The Ga-hon-ga inhabit the rivers and rocks. They live in rocky caves beside the streams and have great strength despite their small stature. They enjoy feats of strength, and have a fondness for inviting people to their habitations to compete in contests. They enjoy playing ball with rocks, tossing them high out of sight in the air, and so they are often called "Stone Throwers".

The Gan-da-yah protect and advise the fruits and grains. Their special gift is the strawberry plant; in the spring they loosen the earth so that the plant can grow. They turn the leaves toward the sun and guide the runners. The ripening of strawberries marks the spring festival. The Ho-non-di-ont, the "Company of Faith Keepers", hold dances of thanksgiving at night, with special thanks to the Jo-gä-oh for the strawberries.

Throughout the growing season the Gan-da-yah guard the crops against disease and other pests.

They sometimes visit the people in the form of birds: a robin for good news, an owl for a warning, a bat bringing news of an immanent life-and-death struggle.

The most minute harmless insect or worm may be the bearer of important "talk" from the "Little People" and is not destroyed for the "trail is broad enough for all".[1]

The Oh-do-was inhabit the shadowy places under the earth. In this underworld there are forests and animals, including a white buffalo. The Oh-do-was guard against poisonous snakes and creatures of death that try to escape from the underworld. From time to time the Oh-do-was emerge from the underworld at night into the world above. There they hold festivals and dance in rings around trees in the forest where the grass afterwards doesn't grow.[1]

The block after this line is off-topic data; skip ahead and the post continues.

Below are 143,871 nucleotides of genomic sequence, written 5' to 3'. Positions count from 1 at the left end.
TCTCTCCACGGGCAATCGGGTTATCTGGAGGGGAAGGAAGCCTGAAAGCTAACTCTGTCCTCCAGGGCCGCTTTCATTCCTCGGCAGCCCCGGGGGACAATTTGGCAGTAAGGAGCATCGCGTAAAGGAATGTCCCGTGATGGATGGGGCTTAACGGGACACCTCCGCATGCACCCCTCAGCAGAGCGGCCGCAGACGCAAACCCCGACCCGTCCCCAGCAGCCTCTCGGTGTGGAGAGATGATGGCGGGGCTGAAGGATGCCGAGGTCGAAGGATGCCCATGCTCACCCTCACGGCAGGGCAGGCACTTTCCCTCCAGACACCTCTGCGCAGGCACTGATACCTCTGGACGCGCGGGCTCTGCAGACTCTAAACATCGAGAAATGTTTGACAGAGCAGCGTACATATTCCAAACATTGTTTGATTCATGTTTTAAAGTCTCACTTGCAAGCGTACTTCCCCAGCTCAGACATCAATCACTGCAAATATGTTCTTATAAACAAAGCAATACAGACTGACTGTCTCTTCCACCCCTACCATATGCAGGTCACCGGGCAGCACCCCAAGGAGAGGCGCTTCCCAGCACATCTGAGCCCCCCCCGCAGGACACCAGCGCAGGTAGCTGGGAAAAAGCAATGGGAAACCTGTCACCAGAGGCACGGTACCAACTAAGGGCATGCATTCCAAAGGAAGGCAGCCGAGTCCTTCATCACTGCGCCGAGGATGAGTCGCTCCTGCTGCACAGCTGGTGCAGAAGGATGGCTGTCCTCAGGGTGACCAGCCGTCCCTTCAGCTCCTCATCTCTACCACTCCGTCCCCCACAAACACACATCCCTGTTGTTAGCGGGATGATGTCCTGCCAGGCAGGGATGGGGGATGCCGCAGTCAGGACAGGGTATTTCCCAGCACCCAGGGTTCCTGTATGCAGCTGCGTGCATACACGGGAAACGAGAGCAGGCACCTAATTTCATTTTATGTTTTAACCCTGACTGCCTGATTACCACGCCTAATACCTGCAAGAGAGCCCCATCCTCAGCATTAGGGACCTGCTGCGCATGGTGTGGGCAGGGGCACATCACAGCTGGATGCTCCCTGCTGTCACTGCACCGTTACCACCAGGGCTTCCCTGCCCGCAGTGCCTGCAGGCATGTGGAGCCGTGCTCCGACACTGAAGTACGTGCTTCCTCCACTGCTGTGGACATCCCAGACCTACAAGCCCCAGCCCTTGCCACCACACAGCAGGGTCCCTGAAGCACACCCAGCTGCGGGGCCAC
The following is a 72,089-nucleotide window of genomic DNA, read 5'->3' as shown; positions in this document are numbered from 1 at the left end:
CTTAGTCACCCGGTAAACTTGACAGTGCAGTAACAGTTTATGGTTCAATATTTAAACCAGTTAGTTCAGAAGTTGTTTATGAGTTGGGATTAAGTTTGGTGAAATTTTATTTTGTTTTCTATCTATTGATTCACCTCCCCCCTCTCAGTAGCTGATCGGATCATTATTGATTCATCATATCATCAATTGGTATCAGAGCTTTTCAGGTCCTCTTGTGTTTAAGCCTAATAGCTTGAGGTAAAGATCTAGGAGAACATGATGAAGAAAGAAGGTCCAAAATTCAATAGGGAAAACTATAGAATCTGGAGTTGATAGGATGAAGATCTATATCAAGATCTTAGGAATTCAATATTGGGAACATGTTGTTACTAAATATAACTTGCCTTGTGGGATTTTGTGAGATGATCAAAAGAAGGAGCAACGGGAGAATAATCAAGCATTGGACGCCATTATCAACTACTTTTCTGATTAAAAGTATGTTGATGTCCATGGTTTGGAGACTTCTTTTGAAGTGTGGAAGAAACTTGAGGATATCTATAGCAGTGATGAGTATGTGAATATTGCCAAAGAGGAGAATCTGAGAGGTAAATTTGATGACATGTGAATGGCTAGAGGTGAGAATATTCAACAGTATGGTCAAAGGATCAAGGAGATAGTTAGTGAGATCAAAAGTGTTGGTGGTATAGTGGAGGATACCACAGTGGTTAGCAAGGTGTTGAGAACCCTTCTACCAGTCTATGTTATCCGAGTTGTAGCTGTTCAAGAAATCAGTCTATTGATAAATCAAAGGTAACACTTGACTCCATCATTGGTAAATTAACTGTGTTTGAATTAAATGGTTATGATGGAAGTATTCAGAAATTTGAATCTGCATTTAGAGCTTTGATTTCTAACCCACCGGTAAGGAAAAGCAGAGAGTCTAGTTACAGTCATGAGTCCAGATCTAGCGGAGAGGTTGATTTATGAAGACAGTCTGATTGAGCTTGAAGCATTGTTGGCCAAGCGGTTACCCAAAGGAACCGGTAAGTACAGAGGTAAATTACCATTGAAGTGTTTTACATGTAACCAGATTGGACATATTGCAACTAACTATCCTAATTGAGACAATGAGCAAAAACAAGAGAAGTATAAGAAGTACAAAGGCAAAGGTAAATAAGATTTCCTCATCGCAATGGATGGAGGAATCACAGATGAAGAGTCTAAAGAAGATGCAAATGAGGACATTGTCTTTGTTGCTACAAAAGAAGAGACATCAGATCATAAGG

Gǎ-oh and the winds

Gǎ-oh is the personification of the wind. A giant, he is an "instrumentality through whom the Great Spirit moves the elements".[2] His home is in the far northern sky.[note 4] Here he controls the four winds: north wind (Bear), west wind (Panther), east wind (Moose), and south wind (Fawn).[1]

The North Wind is personified by a bear spirit named Ya-o-gah. Ya-o-gah could destroy the world with his fiercely cold breath, but is kept in check by Gǎ-oh. Ne-o-ga, the fawn, is the south wind, "gentle, and kind as the sunbeam". The West Wind, the panther Da-jo-ji, "can climb the high mountains, and tear down the forests... carry the whirlwind on [his] back, and toss the great sea waves high in the air, and snarl at the tempests" O-yan-do-ne, the moose, is the East Wind, who blows his breath "to chill the young clouds as they float through the sky".